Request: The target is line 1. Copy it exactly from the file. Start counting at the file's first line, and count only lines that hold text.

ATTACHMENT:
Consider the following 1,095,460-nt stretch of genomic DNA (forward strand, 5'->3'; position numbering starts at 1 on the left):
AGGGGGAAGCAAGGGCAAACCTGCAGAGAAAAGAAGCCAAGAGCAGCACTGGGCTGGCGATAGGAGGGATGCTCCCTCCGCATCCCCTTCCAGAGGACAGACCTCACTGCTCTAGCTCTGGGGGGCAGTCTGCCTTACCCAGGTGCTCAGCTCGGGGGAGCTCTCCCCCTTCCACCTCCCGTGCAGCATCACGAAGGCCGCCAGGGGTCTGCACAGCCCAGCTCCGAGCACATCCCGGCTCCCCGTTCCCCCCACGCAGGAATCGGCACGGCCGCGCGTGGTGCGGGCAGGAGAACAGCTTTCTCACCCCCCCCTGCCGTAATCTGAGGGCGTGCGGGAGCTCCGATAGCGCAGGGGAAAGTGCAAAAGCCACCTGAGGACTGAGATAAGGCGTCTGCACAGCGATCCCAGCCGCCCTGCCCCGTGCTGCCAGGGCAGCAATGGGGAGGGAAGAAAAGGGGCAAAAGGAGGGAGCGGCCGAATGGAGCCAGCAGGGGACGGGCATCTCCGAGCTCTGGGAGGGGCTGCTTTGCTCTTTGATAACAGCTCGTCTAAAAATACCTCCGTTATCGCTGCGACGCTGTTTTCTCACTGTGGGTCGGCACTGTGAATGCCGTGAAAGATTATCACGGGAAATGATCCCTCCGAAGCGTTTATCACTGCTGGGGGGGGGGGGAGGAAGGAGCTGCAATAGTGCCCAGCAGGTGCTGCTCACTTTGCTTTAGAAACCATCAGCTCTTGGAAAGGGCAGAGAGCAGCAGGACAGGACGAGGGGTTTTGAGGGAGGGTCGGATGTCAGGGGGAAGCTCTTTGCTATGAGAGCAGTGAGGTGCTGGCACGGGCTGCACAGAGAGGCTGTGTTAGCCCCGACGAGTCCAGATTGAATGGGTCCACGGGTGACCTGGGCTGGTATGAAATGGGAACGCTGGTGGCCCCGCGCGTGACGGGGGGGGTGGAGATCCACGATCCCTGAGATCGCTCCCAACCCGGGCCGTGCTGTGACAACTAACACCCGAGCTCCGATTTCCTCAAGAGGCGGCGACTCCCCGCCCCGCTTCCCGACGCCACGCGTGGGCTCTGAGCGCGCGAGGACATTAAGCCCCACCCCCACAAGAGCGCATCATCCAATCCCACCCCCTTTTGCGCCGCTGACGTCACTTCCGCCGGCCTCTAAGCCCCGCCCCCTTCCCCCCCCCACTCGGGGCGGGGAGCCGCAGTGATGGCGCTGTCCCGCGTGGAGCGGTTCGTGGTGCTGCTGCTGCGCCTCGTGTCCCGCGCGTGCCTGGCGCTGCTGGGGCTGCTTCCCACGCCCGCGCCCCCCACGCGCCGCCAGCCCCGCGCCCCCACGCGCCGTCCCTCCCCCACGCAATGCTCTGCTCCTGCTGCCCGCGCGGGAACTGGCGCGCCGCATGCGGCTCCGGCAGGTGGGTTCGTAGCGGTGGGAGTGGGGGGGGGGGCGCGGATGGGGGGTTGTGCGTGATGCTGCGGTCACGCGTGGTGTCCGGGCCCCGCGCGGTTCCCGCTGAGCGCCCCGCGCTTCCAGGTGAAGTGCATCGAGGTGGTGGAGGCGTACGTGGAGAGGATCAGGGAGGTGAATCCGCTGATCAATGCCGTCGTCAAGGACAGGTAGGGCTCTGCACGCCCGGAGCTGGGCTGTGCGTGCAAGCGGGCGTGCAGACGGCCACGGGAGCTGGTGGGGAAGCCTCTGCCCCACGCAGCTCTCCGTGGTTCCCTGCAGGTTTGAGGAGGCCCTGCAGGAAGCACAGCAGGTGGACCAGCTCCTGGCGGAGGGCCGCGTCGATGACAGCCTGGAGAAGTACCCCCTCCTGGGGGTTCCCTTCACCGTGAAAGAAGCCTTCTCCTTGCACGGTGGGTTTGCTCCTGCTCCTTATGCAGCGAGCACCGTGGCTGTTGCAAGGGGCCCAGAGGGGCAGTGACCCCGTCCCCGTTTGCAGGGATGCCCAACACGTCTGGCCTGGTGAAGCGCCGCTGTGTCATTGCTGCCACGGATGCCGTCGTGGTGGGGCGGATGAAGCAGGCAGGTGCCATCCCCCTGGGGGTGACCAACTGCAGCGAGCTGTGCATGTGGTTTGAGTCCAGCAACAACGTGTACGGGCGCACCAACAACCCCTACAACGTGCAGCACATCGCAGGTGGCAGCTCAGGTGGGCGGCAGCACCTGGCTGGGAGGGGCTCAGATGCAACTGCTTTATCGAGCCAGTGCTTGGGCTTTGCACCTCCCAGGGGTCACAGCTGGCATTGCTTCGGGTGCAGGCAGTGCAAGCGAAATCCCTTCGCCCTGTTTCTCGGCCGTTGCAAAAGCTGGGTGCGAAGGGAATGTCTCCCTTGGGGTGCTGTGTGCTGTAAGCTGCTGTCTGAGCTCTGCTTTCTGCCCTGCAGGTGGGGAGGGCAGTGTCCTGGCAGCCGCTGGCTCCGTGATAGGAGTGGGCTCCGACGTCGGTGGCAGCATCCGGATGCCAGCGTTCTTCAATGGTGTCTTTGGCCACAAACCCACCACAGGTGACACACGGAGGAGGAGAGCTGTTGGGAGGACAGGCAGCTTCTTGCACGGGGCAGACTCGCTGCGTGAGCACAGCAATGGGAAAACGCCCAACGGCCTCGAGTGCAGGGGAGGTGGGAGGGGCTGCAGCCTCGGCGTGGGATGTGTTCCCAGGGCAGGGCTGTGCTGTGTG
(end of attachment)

Consider the following 1,095,460-nt stretch of genomic DNA (forward strand, 5'->3'; position numbering starts at 1 on the left):